Posts tagged whales
Shipping Makes Way for Whales: The global shipping regulator, the International Maritime Organization, recently announced it will adjust the economically crucial shipping lanes leading into the bustling ports of California, thereby reducing danger to the whales that ply those same waters. The changes will likely take effect this year.
Whale X-ing signs needed I think…
This week in Discovery News you’ll be shocked to hear the sound of a whale talking. Plus, see some hi-res photos of the most ancient language yet to be decoded and a SUPER high definition photo of our galaxy.
If you want to buy any of the shirts Trace wears, visit DiscoveryNews.com/Shirts!
Certain whales can imitate the voices of humans
The marine mammal, a white whale named NOC, copied the sound of people so well that at first, researchers thought they were hearing humans conversing in the distance. A diver who worked with NOC once even left the water, wondering, “Who told me to get out?” The voice turned out to be that of NOC.
“They are highly vocal animals,” lead author Sam Ridgway of the National Marine Mammal Foundation told Discovery News, adding that NOC was not the first to copy human speech.
“A major instance occurred at Vancouver Aquarium in 1979,” he said. “In that case, people thought the whale uttered his name (“Lagosi”) and other sounds that were like garbled German or Russian. Our whale was the second example, however, ours was the first solid demonstration using acoustic analysis including ‘voice print’ simultaneously with human speech.”
Dude, those fireman look like they came out of the pages of “The Wizard of Oz” and the Whale Bus (while really interesting) would be rather cruel for the whale.
What will the world look like in the year 2000? In 1900, French artists were asked to draw their predictions for the future and they are fantastic! From flying firemen to electric trains, the predictions cover a wide range of good and not-so-good technology. Whatever you do, don’t miss the Whale Bus!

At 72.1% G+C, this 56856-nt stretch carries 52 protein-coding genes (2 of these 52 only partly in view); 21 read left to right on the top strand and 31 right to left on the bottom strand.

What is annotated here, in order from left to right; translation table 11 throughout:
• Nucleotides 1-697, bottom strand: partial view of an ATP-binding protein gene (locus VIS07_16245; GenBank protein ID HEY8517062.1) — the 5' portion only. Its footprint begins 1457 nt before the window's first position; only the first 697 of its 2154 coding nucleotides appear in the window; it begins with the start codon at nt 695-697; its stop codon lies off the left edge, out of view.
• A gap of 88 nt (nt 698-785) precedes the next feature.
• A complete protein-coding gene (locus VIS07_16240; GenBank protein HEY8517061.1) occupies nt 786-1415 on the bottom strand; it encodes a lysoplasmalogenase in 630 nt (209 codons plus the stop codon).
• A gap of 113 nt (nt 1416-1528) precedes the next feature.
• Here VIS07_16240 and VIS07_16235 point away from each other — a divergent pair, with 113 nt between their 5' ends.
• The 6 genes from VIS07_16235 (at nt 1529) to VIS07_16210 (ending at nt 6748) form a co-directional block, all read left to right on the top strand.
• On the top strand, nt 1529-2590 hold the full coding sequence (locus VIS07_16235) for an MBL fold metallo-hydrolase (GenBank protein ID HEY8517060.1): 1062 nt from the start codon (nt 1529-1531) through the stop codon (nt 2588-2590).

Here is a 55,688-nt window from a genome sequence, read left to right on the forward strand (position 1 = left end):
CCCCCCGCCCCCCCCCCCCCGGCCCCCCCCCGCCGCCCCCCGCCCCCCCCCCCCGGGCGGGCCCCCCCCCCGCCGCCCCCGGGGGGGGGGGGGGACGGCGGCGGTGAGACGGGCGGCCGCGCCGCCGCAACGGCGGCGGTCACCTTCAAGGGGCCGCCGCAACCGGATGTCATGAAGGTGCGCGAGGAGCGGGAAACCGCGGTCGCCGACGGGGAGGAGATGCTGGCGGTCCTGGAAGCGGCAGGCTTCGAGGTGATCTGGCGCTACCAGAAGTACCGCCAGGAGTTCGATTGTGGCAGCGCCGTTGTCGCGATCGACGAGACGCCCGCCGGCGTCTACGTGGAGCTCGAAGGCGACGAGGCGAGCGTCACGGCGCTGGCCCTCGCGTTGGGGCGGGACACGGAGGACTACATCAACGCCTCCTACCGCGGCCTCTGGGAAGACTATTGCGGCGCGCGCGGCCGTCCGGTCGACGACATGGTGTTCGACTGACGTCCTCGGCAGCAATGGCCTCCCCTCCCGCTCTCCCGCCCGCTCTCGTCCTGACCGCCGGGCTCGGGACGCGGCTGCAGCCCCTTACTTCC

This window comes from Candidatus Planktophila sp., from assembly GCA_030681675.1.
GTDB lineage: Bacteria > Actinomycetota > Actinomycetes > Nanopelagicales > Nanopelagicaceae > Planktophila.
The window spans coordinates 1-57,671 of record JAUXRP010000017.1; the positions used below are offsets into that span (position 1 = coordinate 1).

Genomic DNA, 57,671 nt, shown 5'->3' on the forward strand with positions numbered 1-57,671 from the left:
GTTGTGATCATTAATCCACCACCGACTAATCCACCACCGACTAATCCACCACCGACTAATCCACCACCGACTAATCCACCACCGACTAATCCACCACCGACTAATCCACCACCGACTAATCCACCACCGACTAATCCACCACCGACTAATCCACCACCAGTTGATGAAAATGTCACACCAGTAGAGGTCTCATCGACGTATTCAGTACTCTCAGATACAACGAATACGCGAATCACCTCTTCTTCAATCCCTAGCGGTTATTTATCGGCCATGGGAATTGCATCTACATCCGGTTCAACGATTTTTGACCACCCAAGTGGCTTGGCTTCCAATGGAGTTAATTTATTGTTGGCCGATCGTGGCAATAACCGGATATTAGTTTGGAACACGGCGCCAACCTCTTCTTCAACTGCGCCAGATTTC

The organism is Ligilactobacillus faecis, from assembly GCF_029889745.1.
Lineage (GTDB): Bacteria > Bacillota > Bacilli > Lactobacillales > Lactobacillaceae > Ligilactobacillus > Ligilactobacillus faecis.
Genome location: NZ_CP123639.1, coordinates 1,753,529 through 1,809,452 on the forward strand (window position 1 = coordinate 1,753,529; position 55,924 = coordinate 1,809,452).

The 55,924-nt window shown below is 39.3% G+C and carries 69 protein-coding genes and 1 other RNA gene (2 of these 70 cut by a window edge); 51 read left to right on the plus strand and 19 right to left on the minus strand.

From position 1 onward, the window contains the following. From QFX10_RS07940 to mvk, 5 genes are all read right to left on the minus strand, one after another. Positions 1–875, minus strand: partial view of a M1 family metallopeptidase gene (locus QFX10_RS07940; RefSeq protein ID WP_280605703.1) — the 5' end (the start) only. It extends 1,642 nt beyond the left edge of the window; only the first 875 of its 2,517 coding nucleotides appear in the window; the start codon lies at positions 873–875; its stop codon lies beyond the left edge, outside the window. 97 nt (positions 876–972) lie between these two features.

See our 16 favorite here: The Future Ain’t What it Used to Be!
Studying the world’s largest animal, the blue whale, has been challenging to say the least, but scientists now know more about how this huge species feeds.
A study published in the latest issue of Nature reveals that these whales and their other big relatives have a special sensory organ in their jaws that controls eating.
The discovery sheds some light on how blue whales can fuel their impressive girth.
Bottlenose dolphins at the Planète Sauvage aquarium in Port-Saint-Père, France sound like they are mimicking recorded humpback whale songs, reported Science. Whale songs, seagull calls, music and other sounds, play over loudspeakers in the park as the dolphins perform.
Researchers discovered the dolphin’s nocturnal practice sessions by accident. Martine Hausberger of the University of Rennes 1 and her colleagues wanted to know more about the sounds dolphins make at night, so they hung underwater microphones in the performing dolphins’ tank overnight.
Kieran Mulvaney on a proposal by Nature writers.
Writing in the journal Nature last week, Christopher Costello, Steven Gaines and Leah Gerber proposed “an alternative path forward that could break the deadlock: quotas that can be bought and sold, creating a market that would be economically, ecologically and socially viable for whalers and whales alike. Because conservationists could bid for quotas, whalers could profit from whales even without harvesting the animals.”
photo: Illustration of the White Whale by A. Burnham Shute for Moby Dick by Herman Melville. (Corbis)
This picture showed up on the Facebook page for The Whale and Dolphin People Project, an unconventional group that aims to be “a game-changer campaign to stop the killing of whales & dolphins by changing their status from animal to people.”
The caption beneath the picture explains what may be going on:It was taken by Lori Mazzuca in Hawaii. She said that the dolphin and humpback whale were playing gently together. The game seemed to be about how long the dolphin could stay atop the whale’s head while the whale swam. When the dolphin finally slipped off it joined another dolphin and they began to leap with joy.
Slightly suspicious of Photoshopping, I asked around among some whale and dolphin experts. Without a video, it’s impossible to know what these two animals were thinking, the scientists said.
Emily Sohn looks into the mystery of this Whale and Dolphin pic.